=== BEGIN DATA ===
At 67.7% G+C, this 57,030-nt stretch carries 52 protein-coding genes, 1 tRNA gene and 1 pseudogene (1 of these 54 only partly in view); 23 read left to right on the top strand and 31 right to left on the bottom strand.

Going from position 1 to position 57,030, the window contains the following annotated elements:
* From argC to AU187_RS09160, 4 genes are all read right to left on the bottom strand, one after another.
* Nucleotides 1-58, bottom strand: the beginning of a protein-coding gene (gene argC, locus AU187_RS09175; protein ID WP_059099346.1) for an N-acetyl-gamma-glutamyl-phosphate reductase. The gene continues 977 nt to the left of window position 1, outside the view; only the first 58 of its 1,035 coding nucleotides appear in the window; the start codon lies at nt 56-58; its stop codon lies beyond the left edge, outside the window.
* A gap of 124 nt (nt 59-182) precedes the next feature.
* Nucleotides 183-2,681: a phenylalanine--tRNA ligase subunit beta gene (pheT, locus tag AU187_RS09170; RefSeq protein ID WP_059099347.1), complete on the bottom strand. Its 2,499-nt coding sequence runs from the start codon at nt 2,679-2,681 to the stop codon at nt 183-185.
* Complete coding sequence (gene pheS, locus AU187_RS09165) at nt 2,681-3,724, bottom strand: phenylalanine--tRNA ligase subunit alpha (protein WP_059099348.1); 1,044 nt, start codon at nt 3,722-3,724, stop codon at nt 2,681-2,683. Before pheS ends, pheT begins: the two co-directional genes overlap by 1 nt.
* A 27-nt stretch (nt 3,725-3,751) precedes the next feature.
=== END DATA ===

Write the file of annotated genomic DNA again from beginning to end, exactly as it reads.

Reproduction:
At 67.7% G+C, this 57,030-nt stretch carries 52 protein-coding genes, 1 tRNA gene and 1 pseudogene (1 of these 54 only partly in view); 23 read left to right on the top strand and 31 right to left on the bottom strand.

Going from position 1 to position 57,030, the window contains the following annotated elements:
* From argC to AU187_RS09160, 4 genes are all read right to left on the bottom strand, one after another.
* Nucleotides 1-58, bottom strand: the beginning of a protein-coding gene (gene argC, locus AU187_RS09175; protein ID WP_059099346.1) for an N-acetyl-gamma-glutamyl-phosphate reductase. The gene continues 977 nt to the left of window position 1, outside the view; only the first 58 of its 1,035 coding nucleotides appear in the window; the start codon lies at nt 56-58; its stop codon lies beyond the left edge, outside the window.
* A gap of 124 nt (nt 59-182) precedes the next feature.
* Nucleotides 183-2,681: a phenylalanine--tRNA ligase subunit beta gene (pheT, locus tag AU187_RS09170; RefSeq protein ID WP_059099347.1), complete on the bottom strand. Its 2,499-nt coding sequence runs from the start codon at nt 2,679-2,681 to the stop codon at nt 183-185.
* Complete coding sequence (gene pheS, locus AU187_RS09165) at nt 2,681-3,724, bottom strand: phenylalanine--tRNA ligase subunit alpha (protein WP_059099348.1); 1,044 nt, start codon at nt 3,722-3,724, stop codon at nt 2,681-2,683. Before pheS ends, pheT begins: the two co-directional genes overlap by 1 nt.
* A 27-nt stretch (nt 3,725-3,751) precedes the next feature.